The idea of an homomorphic encryption scheme is not a new one.

Already one year after the introduction of RSA (the first public key encryption scheme discovered by the scientific community) it was noticed that RSA had the special property that if you multiply two ciphertexts together, then the resulting value would be a valid encryption of the product of the original plaintexts! In other words, by manipulating the ciphertexts (the random looking strings containing your data) you are manipulating in a meaningful way the content of the encryptions.

A “fully” homomorphic encryption scheme

As said, even RSA allows the user to perform multiplication directly in the encrypted domain. Other cryptosystems allow to perform additions in the encrypted domains. But for more than 30 years, we did not know how to construct a scheme that allows users to compute any function of encrypted values. That’s why Gentry’s breakthrough in 2009 has generated so much noise, even outside of the scientific community (e.g., Forbes, Business WeekForbes again).

Among other things, a fully homomorphic encryption (FHE) scheme allows to perform non-interactive secure computation, and in many applications this is crucial. The classic example is cloud computing: if you don’t trust your cloud provider with your data, you are in trouble: either you have to give away your private data in clear (running the risk that the cloud provider looks into possibly confidential data), or you have to encrypt the data before uploading it (losing the advantages of having the cloud computing for you). Another example is encrypted a spam filter: you like that your mailbox is not filled with junk, but you might not be happy about Google/Microsoft/etc. reading the contents of all your emails.

But if you encrypt your data with an FHE scheme, the cloud can compute on your data without looking at it!

Wow! When can I start using FHE?

The first scheme proposed by Gentry was insanely inefficient, and many did not believe we would see a working implementation of an FHE scheme for a long time. Fortunately, there are a lot of smart cryptographers around and in the last 4 years the efficiency of FHE schemes has been improved by several orders of magnitude.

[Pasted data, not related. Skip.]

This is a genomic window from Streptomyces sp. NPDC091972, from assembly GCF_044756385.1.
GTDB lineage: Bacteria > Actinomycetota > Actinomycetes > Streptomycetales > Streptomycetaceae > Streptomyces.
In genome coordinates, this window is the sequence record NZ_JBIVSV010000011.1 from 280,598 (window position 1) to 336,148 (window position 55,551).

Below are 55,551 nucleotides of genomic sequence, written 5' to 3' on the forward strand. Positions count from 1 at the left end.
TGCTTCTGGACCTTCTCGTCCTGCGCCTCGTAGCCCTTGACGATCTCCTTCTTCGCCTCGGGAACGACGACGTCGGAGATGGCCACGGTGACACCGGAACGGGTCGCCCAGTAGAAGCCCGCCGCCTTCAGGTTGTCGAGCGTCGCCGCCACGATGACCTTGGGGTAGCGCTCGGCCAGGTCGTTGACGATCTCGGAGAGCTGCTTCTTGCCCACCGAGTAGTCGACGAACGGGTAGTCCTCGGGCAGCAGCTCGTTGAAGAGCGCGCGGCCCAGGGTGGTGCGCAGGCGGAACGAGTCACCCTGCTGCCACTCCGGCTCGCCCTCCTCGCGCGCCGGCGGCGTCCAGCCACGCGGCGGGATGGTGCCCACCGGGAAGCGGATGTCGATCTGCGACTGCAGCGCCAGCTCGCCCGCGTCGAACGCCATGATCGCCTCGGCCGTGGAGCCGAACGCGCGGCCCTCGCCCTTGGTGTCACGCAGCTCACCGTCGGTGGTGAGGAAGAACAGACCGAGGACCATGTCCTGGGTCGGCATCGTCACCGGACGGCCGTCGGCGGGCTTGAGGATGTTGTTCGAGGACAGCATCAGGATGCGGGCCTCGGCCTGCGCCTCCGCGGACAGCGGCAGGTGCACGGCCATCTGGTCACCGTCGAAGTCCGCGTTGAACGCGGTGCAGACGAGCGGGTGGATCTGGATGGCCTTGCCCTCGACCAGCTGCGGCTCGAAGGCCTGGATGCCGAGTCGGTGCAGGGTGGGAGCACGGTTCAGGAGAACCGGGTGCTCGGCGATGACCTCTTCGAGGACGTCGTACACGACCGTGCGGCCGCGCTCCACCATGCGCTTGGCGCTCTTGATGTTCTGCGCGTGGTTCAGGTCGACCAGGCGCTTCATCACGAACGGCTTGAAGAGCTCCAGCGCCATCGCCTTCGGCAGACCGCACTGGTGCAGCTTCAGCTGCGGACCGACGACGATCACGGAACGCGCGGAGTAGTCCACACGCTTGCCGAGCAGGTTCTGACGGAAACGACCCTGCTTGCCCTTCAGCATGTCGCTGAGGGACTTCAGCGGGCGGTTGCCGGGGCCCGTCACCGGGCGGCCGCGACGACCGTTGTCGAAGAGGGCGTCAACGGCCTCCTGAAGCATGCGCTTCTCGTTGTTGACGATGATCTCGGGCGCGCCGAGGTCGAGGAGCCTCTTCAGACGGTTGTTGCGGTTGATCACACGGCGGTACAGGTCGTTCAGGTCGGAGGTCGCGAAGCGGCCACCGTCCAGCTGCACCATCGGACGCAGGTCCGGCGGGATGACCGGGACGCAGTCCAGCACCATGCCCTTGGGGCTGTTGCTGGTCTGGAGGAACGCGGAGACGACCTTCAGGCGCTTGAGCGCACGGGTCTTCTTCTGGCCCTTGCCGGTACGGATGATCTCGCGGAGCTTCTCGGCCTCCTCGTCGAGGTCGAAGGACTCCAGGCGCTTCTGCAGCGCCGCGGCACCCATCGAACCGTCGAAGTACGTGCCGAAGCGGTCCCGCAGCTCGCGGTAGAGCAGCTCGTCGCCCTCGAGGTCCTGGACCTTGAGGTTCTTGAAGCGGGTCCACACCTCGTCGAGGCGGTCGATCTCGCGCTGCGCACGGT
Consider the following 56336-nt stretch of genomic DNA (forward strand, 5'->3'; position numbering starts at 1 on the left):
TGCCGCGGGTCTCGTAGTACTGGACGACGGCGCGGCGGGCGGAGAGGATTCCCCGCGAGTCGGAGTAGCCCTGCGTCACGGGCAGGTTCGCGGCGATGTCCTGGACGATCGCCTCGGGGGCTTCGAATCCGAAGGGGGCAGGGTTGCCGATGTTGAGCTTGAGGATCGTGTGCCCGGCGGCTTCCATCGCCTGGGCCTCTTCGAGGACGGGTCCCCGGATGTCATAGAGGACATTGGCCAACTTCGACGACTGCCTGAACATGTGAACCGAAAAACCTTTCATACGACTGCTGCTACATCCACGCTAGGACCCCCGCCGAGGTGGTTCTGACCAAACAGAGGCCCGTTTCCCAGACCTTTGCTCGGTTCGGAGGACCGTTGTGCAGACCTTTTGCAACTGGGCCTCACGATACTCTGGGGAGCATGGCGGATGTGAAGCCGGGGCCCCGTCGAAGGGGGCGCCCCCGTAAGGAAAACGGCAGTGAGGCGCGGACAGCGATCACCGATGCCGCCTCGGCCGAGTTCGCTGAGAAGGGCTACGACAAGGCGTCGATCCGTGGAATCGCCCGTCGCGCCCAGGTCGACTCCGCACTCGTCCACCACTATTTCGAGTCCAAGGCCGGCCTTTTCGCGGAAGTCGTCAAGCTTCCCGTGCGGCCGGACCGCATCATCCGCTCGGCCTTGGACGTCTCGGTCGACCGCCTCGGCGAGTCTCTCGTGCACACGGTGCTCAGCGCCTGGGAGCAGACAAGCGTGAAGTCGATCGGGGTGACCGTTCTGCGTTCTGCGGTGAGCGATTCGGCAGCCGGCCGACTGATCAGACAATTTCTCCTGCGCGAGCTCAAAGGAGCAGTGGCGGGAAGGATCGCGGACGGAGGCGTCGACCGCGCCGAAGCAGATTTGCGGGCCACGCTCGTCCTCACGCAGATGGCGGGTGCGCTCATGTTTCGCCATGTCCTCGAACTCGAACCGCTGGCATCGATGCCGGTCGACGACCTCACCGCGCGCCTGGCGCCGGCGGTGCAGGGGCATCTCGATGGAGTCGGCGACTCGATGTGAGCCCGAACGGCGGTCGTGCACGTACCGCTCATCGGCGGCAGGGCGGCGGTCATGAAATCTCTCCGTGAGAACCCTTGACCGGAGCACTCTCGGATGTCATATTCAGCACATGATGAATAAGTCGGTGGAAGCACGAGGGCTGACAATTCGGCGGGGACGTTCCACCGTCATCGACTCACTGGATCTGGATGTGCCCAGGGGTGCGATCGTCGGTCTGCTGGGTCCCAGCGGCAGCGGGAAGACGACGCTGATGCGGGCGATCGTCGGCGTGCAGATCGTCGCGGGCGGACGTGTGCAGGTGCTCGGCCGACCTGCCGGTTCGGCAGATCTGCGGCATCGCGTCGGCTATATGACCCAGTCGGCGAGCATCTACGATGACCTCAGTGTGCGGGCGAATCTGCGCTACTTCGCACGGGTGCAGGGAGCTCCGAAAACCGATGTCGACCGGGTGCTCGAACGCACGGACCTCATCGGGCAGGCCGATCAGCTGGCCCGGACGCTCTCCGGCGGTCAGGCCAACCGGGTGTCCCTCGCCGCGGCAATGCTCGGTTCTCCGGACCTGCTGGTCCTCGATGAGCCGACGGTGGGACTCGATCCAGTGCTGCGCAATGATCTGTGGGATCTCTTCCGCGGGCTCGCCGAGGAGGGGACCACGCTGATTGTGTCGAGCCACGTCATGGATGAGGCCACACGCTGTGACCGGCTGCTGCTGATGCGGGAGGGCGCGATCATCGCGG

To be concrete, in 2010 the available FHE schemes were so inefficient that they would simply not run on any hardware. At Crypto 2012 Gentry Halevi and Smart showed that it “only” takes 36 hours to evaluate AES in the encrypted domain. After one year this can already be done in under 3 hours! (If interaction is not a problem for your application, you could perform the same task using garbled circuits/oblivious transfer/etc. in a few seconds instead.)


The last result was obtained using a new library, recently released under GPL license by Shai Halevi and Victor Shoup. From the author announcement:

At long last, Victor Shoup and myself finally open-sourced (under GPL)
the HE library that we have been working on for the last year and
something. I created a project for this library on github, see

At this point, the documentation of this library is rather thin. You can
find a design-document under the doc sub-directory, and most modules
include fairly extensive comments in the source code itself, but that’s
pretty much it.


To get an idea for the performance of this library, I attach a short
excerpt from a presentation that I gave a few months ago. We should
probably be some 25% faster now than we were back then, but this gives
the right ballpark estimate.

We would very much appreciate comments, and would be even happier
if any of you wants to join us in developing this library.

– Victor & Shai

There is still a long way before you can start using FHE for your everyday problem, but these improvements are amazing and we should be grateful to Shai and Victor for making their work public.